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Christian Faith

Ministry and Mundane

By Steve Conn

Does God divide the our weekly schedule into "real ministry" and "busywork?" Does He secretly value some of our jobs more than others?

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Christian Faith

A Song of Ascents for the New Academic Year

By Ben Taylor

I really tried to read more this summer. As usual, I began with an optimistically stacked pile of books.

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Christian Faith

Next Christians, Same Old Pitfalls: A Review of the Next Christians

By Philip Byers

Apparently, reviewing a book can be a dangerous endeavor. In his essay titled “Reading,” W. H. Auden asserts that attacking bad books is detrimental to one’s character, as one cannot critique a bad book without “showing off.” This warning weighed heavy on my mind as I debated whether to review Gabe Lyons’ The Next Christians. After all, the implicit message that lies under any criticism can be summed up succinctly as “I know better than you.” That is most assuredly not the message I aim to communicate. Rather, the concerns in this review could better be summarized as “you know better than you.” It is precisely my deep respect for the work that Gabe Lyons does with the Fermi Project and its Q Conference that made his book so disappointing. Because his work is so admirable and most of the resources he compiles are so useful (see www.qideas.org), Lyons has credibility with Millenial readers and current college students. However, student development practitioners should be very careful about promoting the sentiments in The Next Christians. Through a combination of careless language, cliché generational generalizations, and shoddy arguments, Lyons promotes a pitfall that tempts young people in every era: generational hubris.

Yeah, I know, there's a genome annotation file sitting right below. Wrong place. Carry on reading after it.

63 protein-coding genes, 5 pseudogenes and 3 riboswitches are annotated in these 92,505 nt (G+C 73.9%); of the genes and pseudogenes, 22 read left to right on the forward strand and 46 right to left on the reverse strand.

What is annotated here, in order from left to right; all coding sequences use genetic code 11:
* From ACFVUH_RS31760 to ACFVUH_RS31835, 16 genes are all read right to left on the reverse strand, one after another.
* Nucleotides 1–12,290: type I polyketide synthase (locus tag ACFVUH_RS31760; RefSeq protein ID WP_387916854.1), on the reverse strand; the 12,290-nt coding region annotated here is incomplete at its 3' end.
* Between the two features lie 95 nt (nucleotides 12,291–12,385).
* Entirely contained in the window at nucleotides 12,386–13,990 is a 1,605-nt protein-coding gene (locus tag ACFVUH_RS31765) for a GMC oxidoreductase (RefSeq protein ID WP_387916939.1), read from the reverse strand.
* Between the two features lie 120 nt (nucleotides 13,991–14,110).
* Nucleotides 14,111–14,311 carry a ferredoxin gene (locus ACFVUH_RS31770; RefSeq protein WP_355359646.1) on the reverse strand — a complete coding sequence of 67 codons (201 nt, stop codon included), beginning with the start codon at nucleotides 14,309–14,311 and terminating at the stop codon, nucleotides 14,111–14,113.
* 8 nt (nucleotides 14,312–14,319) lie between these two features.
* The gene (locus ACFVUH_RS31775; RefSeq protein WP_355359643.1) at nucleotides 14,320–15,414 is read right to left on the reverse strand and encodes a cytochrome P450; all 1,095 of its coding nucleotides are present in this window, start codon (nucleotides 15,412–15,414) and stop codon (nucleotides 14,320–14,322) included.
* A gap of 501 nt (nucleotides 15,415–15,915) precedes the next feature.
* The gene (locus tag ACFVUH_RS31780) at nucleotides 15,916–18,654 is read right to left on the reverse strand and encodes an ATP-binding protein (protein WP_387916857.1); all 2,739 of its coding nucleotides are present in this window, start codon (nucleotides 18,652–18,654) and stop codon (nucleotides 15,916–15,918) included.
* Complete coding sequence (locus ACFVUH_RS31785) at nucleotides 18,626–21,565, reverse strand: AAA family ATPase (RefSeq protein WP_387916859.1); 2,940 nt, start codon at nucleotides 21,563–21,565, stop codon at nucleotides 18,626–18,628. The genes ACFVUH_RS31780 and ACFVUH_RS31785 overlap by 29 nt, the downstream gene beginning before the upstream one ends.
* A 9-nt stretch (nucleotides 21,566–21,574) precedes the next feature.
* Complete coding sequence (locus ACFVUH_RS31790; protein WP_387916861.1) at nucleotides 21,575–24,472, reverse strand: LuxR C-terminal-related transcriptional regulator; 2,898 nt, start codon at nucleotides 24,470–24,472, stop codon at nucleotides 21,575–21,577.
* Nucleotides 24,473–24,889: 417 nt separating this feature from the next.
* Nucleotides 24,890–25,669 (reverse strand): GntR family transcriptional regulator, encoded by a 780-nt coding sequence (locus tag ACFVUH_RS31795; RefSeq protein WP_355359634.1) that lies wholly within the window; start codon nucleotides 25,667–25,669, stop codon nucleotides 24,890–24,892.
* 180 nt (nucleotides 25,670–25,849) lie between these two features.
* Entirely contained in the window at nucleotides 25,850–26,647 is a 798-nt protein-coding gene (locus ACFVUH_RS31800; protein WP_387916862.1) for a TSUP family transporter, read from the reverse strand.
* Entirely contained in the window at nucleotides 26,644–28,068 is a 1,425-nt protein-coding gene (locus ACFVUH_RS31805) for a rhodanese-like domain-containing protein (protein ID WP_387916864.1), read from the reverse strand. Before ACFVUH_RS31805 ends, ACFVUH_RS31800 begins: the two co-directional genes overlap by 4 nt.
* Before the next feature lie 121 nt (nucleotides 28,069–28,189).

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Christian Faith

A Review of 'Kingdom Triangle: Recovering the Christian mind, renovate the soul, restore the spirit’s power'

By Steve Ivester

Readers of this book have found in its pages a wealth of discussion on "Christian teaching as a source of knowledge”. Dr. J.P. Moreland, a leading evangelical thinker and distinguished professor of philosophy at Talbot School of Theology, has prompted this discussion with a passionate, academic, deeply biblical and timely treatise on how to “recover the Christian mind, renovate the soul and restore the spirit’s power.” It is inspiring to read a book written by a Christian scholar who has reflected so profoundly on the foundational issues of knowledge and how the task of developing a Christian mind relates to spiritual formation in particular and Kingdom power at large. This book will certainly take its place as a classic on the topic of Christian knowledge.

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